Workshop Essentials – One year on and going strong

As we seem to be hurtling fast towards the end of the year, I find that I am already starting to reflect on what I’ve been up to these past 12 months. A lot has happened, but one very important thing sticks out – the fact that Workshop Essentials is one year old!

first birthday

November 2015 was when I held my first workshop, attended by a group of 8 people at the Easton Business Centre. While I have designed and delivered many different workshops in my time, this was the first time I had created an open workshop; one that people had to sign up to come to. The majority of my workshops are in house and the participants (usually staff members) are all organised for me by the client. I had no idea if anyone would come, whether I had the skills to market my workshops or whether enough people wanted to learn how to do a workshop in the first place. But like many of these things, you just have to give it a go and see what happens…….

The workshop itself was born out of conversations with a number of different people, mostly small business owners about the best ways to do workshops. Commonly there would be questions about ice breakers and activities, as well as confidence in putting a workshop together, and how to keep people interested. So, my informal research told me that yes, there were people out there wanting to learn about workshops. While I would happily talk workshop all day, it’s much easier to show you. If you want to learn a new ice breaker you might as well see it in action. If you want to know how to get a great discussion going it’s more memorable if you have been part of one. And if it’s about confidence then a good place to start is arming yourself with the right knowledge in the first place.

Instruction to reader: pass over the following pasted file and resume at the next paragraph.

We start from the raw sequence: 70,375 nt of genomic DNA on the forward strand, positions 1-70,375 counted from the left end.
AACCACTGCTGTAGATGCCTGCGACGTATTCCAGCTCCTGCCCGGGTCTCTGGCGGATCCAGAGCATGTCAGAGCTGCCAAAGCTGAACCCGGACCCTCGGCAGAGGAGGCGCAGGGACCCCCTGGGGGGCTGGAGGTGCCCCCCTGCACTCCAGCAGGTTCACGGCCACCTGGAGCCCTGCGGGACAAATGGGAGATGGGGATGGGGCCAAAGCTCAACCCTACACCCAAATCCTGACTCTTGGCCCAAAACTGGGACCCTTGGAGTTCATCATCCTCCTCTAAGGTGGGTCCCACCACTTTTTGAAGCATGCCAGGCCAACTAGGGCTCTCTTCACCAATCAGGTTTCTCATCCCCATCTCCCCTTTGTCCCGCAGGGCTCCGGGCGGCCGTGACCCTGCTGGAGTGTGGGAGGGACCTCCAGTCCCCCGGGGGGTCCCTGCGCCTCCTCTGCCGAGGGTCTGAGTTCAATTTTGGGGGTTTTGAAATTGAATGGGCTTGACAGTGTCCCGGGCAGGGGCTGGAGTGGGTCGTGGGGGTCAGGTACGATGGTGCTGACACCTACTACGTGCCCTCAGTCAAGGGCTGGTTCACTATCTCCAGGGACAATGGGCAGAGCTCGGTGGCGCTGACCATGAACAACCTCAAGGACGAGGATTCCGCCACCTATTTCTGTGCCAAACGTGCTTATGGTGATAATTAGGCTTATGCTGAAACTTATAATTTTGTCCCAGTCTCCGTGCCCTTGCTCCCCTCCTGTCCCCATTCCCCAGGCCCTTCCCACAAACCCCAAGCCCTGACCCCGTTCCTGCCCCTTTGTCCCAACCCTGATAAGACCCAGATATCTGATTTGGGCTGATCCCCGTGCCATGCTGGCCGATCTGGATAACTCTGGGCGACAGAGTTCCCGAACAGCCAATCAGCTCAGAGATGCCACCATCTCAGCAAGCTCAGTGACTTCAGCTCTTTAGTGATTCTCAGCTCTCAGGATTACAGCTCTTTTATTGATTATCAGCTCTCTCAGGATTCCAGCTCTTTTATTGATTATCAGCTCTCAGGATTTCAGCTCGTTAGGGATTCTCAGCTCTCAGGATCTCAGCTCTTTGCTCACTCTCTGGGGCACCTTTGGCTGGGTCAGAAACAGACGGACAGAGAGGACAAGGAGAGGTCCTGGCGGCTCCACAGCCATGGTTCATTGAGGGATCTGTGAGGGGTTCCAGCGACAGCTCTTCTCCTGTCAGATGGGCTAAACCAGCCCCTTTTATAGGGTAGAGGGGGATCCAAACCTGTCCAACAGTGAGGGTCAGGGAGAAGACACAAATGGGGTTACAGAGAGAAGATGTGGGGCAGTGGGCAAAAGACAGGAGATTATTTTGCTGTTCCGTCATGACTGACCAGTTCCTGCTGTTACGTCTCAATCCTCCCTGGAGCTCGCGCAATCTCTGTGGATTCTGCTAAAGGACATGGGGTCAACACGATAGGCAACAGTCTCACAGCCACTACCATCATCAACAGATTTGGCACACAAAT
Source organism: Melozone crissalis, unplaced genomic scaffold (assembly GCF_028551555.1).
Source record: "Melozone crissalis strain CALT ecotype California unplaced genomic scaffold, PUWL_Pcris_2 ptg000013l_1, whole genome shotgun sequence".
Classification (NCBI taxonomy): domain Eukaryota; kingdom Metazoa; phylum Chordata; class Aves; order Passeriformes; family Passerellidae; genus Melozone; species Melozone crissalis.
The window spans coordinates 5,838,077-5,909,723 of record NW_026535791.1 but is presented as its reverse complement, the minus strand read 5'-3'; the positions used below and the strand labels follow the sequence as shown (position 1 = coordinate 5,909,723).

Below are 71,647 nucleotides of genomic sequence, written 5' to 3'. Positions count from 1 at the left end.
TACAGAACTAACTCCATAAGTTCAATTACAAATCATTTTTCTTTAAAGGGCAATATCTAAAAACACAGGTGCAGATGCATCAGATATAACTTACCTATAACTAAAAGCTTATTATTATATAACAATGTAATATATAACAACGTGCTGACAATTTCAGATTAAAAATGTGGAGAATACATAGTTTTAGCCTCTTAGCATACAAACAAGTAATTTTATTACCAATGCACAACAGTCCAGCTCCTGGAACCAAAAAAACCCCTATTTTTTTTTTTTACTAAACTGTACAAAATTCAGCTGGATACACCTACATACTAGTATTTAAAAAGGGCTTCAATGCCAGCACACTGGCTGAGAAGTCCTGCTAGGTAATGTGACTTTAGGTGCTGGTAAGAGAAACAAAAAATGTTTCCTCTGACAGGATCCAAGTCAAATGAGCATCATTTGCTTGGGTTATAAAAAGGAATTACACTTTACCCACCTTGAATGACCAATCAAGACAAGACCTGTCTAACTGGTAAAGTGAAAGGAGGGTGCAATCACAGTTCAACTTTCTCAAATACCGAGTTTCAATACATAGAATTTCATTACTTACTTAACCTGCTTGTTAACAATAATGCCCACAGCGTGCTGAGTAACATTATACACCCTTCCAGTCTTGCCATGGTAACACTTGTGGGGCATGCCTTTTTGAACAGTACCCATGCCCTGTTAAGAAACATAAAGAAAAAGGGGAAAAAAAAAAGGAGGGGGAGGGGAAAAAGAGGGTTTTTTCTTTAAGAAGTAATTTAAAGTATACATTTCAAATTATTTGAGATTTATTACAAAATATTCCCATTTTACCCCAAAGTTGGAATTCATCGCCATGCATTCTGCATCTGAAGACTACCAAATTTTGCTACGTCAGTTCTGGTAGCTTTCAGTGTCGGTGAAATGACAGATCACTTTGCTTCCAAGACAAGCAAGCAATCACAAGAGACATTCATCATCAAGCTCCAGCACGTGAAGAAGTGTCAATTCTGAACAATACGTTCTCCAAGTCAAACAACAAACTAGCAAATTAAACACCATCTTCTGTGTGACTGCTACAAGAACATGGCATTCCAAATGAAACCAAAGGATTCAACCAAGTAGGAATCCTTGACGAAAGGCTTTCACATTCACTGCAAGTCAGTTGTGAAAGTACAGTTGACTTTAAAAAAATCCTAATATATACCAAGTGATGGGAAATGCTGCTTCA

So, the idea to hold a workshop, on how to do workshops moved from being a niggling idea at the back of my brain, into a reality.

I have now run 4 of these workshops, so let’s see how they are going:

Who came?

While I aimed this at small business owners (as this is where my conversations started), I found that they actually only made up about 70% of the participants. The businesses they came from were: styling, nutrition, coaching, social media, PR, marketing, interior design, health and wellbeing, business process improvement, law, web design and IT.

But I also had several people from charities, representing: refugees, dementia research, back to work and unemployment, and families in need.

As well as some public sector workers.

So – my evaluation tells me that there are in fact a broad cross section of people wanting to know about workshops. Although the most heavily represented sector so far has most definitely been social media and marketing and digital/IT work.

I have kept the numbers to 10 people as I think this strikes a good balance between getting a good participatory buzz, and allowing time for me to give everyone 1:1 attention on their workshop plans.

What did people think?

I have been fortunate to have consistently great feedback from my workshops, which is definitely something I feel proud of! Let’s face it, if the feedback has been rubbish I would’ve stopped long ago. If you’d like to view some testimonials, there are some here and here and a little sample below: